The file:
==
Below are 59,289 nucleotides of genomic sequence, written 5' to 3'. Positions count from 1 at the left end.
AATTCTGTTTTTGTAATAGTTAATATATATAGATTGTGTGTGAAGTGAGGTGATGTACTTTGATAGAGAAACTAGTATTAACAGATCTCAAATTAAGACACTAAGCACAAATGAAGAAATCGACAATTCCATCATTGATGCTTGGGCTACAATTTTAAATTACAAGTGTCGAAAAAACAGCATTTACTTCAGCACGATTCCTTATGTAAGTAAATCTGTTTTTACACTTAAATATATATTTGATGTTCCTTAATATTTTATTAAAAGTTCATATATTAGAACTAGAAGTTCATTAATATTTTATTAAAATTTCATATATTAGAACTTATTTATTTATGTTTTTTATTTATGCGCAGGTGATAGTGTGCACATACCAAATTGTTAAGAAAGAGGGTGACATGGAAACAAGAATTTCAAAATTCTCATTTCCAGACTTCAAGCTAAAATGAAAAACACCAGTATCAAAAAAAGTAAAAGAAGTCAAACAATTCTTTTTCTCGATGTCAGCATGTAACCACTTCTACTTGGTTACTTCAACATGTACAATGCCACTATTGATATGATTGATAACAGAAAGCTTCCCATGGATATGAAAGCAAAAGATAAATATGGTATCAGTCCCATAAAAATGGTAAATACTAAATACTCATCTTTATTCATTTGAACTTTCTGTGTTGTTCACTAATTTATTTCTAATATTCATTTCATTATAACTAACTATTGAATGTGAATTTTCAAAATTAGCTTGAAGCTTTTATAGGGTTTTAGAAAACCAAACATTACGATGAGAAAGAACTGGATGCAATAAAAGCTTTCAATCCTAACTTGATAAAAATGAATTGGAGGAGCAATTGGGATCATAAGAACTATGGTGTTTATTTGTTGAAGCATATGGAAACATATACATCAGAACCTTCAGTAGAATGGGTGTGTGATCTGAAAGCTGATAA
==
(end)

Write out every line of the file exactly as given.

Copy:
Below are 59,289 nucleotides of genomic sequence, written 5' to 3'. Positions count from 1 at the left end.
AATTCTGTTTTTGTAATAGTTAATATATATAGATTGTGTGTGAAGTGAGGTGATGTACTTTGATAGAGAAACTAGTATTAACAGATCTCAAATTAAGACACTAAGCACAAATGAAGAAATCGACAATTCCATCATTGATGCTTGGGCTACAATTTTAAATTACAAGTGTCGAAAAAACAGCATTTACTTCAGCACGATTCCTTATGTAAGTAAATCTGTTTTTACACTTAAATATATATTTGATGTTCCTTAATATTTTATTAAAAGTTCATATATTAGAACTAGAAGTTCATTAATATTTTATTAAAATTTCATATATTAGAACTTATTTATTTATGTTTTTTATTTATGCGCAGGTGATAGTGTGCACATACCAAATTGTTAAGAAAGAGGGTGACATGGAAACAAGAATTTCAAAATTCTCATTTCCAGACTTCAAGCTAAAATGAAAAACACCAGTATCAAAAAAAGTAAAAGAAGTCAAACAATTCTTTTTCTCGATGTCAGCATGTAACCACTTCTACTTGGTTACTTCAACATGTACAATGCCACTATTGATATGATTGATAACAGAAAGCTTCCCATGGATATGAAAGCAAAAGATAAATATGGTATCAGTCCCATAAAAATGGTAAATACTAAATACTCATCTTTATTCATTTGAACTTTCTGTGTTGTTCACTAATTTATTTCTAATATTCATTTCATTATAACTAACTATTGAATGTGAATTTTCAAAATTAGCTTGAAGCTTTTATAGGGTTTTAGAAAACCAAACATTACGATGAGAAAGAACTGGATGCAATAAAAGCTTTCAATCCTAACTTGATAAAAATGAATTGGAGGAGCAATTGGGATCATAAGAACTATGGTGTTTATTTGTTGAAGCATATGGAAACATATACATCAGAACCTTCAGTAGAATGGGTGTGTGATCTGAAAGCTGATAA